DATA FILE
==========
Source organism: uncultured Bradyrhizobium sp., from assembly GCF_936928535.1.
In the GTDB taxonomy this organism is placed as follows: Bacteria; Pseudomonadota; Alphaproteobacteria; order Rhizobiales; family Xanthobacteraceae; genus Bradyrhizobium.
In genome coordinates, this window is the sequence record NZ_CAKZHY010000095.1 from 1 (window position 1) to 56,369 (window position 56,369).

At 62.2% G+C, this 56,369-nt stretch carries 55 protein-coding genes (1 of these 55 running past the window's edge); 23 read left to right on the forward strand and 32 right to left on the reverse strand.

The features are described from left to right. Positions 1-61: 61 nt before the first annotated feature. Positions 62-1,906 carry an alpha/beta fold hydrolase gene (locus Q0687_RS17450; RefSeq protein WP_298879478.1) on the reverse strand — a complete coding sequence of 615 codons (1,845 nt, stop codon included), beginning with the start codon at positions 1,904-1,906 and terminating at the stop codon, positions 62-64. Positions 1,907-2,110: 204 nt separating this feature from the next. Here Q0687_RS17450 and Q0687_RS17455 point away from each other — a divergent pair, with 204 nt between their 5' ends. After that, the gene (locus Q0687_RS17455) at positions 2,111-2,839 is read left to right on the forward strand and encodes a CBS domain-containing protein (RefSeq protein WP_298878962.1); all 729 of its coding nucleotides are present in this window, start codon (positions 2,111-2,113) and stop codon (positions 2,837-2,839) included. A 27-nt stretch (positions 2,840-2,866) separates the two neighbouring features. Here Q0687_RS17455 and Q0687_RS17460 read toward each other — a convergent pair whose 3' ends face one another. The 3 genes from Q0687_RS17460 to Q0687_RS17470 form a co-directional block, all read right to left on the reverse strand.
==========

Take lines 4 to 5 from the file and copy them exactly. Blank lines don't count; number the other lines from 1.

At 62.2% G+C, this 56,369-nt stretch carries 55 protein-coding genes (1 of these 55 running past the window's edge); 23 read left to right on the forward strand and 32 right to left on the reverse strand.

The features are described from left to right. Positions 1-61: 61 nt before the first annotated feature. Positions 62-1,906 carry an alpha/beta fold hydrolase gene (locus Q0687_RS17450; RefSeq protein WP_298879478.1) on the reverse strand — a complete coding sequence of 615 codons (1,845 nt, stop codon included), beginning with the start codon at positions 1,904-1,906 and terminating at the stop codon, positions 62-64. Positions 1,907-2,110: 204 nt separating this feature from the next. Here Q0687_RS17450 and Q0687_RS17455 point away from each other — a divergent pair, with 204 nt between their 5' ends. After that, the gene (locus Q0687_RS17455) at positions 2,111-2,839 is read left to right on the forward strand and encodes a CBS domain-containing protein (RefSeq protein WP_298878962.1); all 729 of its coding nucleotides are present in this window, start codon (positions 2,111-2,113) and stop codon (positions 2,837-2,839) included. A 27-nt stretch (positions 2,840-2,866) separates the two neighbouring features. Here Q0687_RS17455 and Q0687_RS17460 read toward each other — a convergent pair whose 3' ends face one another. The 3 genes from Q0687_RS17460 to Q0687_RS17470 form a co-directional block, all read right to left on the reverse strand.